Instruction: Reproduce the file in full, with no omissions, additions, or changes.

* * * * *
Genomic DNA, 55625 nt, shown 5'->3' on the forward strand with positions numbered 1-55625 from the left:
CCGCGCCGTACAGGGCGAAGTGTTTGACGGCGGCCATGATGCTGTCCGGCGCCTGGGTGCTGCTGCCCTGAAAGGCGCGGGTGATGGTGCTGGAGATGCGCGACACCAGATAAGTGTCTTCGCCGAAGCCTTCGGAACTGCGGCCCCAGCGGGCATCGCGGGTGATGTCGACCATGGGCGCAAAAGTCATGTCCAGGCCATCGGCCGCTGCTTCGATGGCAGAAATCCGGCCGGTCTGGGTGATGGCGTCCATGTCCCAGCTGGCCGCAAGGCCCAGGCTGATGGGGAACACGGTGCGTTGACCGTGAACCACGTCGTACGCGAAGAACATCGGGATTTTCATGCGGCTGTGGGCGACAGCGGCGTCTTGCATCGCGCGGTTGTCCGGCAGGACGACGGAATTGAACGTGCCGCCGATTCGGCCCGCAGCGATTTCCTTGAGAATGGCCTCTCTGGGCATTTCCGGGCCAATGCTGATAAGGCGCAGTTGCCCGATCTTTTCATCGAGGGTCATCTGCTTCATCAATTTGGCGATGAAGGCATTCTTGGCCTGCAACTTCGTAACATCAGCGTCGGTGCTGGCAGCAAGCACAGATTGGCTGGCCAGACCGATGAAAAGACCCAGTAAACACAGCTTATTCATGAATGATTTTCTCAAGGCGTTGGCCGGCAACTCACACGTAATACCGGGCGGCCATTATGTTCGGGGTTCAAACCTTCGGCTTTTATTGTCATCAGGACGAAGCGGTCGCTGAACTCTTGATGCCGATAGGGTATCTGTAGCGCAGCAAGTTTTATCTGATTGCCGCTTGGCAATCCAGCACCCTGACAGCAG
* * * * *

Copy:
Genomic DNA, 55625 nt, shown 5'->3' on the forward strand with positions numbered 1-55625 from the left:
CCGCGCCGTACAGGGCGAAGTGTTTGACGGCGGCCATGATGCTGTCCGGCGCCTGGGTGCTGCTGCCCTGAAAGGCGCGGGTGATGGTGCTGGAGATGCGCGACACCAGATAAGTGTCTTCGCCGAAGCCTTCGGAACTGCGGCCCCAGCGGGCATCGCGGGTGATGTCGACCATGGGCGCAAAAGTCATGTCCAGGCCATCGGCCGCTGCTTCGATGGCAGAAATCCGGCCGGTCTGGGTGATGGCGTCCATGTCCCAGCTGGCCGCAAGGCCCAGGCTGATGGGGAACACGGTGCGTTGACCGTGAACCACGTCGTACGCGAAGAACATCGGGATTTTCATGCGGCTGTGGGCGACAGCGGCGTCTTGCATCGCGCGGTTGTCCGGCAGGACGACGGAATTGAACGTGCCGCCGATTCGGCCCGCAGCGATTTCCTTGAGAATGGCCTCTCTGGGCATTTCCGGGCCAATGCTGATAAGGCGCAGTTGCCCGATCTTTTCATCGAGGGTCATCTGCTTCATCAATTTGGCGATGAAGGCATTCTTGGCCTGCAACTTCGTAACATCAGCGTCGGTGCTGGCAGCAAGCACAGATTGGCTGGCCAGACCGATGAAAAGACCCAGTAAACACAGCTTATTCATGAATGATTTTCTCAAGGCGTTGGCCGGCAACTCACACGTAATACCGGGCGGCCATTATGTTCGGGGTTCAAACCTTCGGCTTTTATTGTCATCAGGACGAAGCGGTCGCTGAACTCTTGATGCCGATAGGGTATCTGTAGCGCAGCAAGTTTTATCTGATTGCCGCTTGGCAATCCAGCACCCTGACAGCAG